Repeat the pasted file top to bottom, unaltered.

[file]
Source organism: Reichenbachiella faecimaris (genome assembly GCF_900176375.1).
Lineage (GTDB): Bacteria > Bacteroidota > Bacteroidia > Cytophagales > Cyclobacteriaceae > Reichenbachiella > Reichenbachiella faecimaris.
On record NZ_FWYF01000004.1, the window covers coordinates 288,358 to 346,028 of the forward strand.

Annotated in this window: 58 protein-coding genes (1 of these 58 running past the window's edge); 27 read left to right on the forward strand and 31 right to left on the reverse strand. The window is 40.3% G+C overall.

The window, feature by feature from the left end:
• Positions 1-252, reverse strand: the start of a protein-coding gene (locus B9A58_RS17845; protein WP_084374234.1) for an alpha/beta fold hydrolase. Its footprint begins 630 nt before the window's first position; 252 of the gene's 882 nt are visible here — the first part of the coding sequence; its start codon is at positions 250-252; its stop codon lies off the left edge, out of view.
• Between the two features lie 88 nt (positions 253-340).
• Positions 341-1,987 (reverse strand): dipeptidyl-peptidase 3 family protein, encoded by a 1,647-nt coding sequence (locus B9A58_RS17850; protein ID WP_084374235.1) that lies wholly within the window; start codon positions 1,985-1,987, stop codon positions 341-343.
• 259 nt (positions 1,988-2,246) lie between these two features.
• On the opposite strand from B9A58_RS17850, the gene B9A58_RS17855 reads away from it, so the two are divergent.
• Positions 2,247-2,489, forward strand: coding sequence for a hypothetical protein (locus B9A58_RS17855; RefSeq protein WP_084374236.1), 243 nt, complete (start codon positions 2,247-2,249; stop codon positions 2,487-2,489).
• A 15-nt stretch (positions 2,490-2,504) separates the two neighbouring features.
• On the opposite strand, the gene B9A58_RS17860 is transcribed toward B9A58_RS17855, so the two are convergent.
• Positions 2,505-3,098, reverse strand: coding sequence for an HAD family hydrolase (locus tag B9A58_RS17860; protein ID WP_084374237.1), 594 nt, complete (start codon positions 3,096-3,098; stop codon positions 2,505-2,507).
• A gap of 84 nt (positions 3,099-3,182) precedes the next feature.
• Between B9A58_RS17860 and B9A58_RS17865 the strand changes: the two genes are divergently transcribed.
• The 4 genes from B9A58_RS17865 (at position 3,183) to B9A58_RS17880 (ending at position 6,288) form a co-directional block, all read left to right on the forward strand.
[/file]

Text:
Source organism: Reichenbachiella faecimaris (genome assembly GCF_900176375.1).
Lineage (GTDB): Bacteria > Bacteroidota > Bacteroidia > Cytophagales > Cyclobacteriaceae > Reichenbachiella > Reichenbachiella faecimaris.
On record NZ_FWYF01000004.1, the window covers coordinates 288,358 to 346,028 of the forward strand.

Annotated in this window: 58 protein-coding genes (1 of these 58 running past the window's edge); 27 read left to right on the forward strand and 31 right to left on the reverse strand. The window is 40.3% G+C overall.

The window, feature by feature from the left end:
• Positions 1-252, reverse strand: the start of a protein-coding gene (locus B9A58_RS17845; protein WP_084374234.1) for an alpha/beta fold hydrolase. Its footprint begins 630 nt before the window's first position; 252 of the gene's 882 nt are visible here — the first part of the coding sequence; its start codon is at positions 250-252; its stop codon lies off the left edge, out of view.
• Between the two features lie 88 nt (positions 253-340).
• Positions 341-1,987 (reverse strand): dipeptidyl-peptidase 3 family protein, encoded by a 1,647-nt coding sequence (locus B9A58_RS17850; protein ID WP_084374235.1) that lies wholly within the window; start codon positions 1,985-1,987, stop codon positions 341-343.
• 259 nt (positions 1,988-2,246) lie between these two features.
• On the opposite strand from B9A58_RS17850, the gene B9A58_RS17855 reads away from it, so the two are divergent.
• Positions 2,247-2,489, forward strand: coding sequence for a hypothetical protein (locus B9A58_RS17855; RefSeq protein WP_084374236.1), 243 nt, complete (start codon positions 2,247-2,249; stop codon positions 2,487-2,489).
• A 15-nt stretch (positions 2,490-2,504) separates the two neighbouring features.
• On the opposite strand, the gene B9A58_RS17860 is transcribed toward B9A58_RS17855, so the two are convergent.
• Positions 2,505-3,098, reverse strand: coding sequence for an HAD family hydrolase (locus tag B9A58_RS17860; protein ID WP_084374237.1), 594 nt, complete (start codon positions 3,096-3,098; stop codon positions 2,505-2,507).
• A gap of 84 nt (positions 3,099-3,182) precedes the next feature.
• Between B9A58_RS17860 and B9A58_RS17865 the strand changes: the two genes are divergently transcribed.
• The 4 genes from B9A58_RS17865 (at position 3,183) to B9A58_RS17880 (ending at position 6,288) form a co-directional block, all read left to right on the forward strand.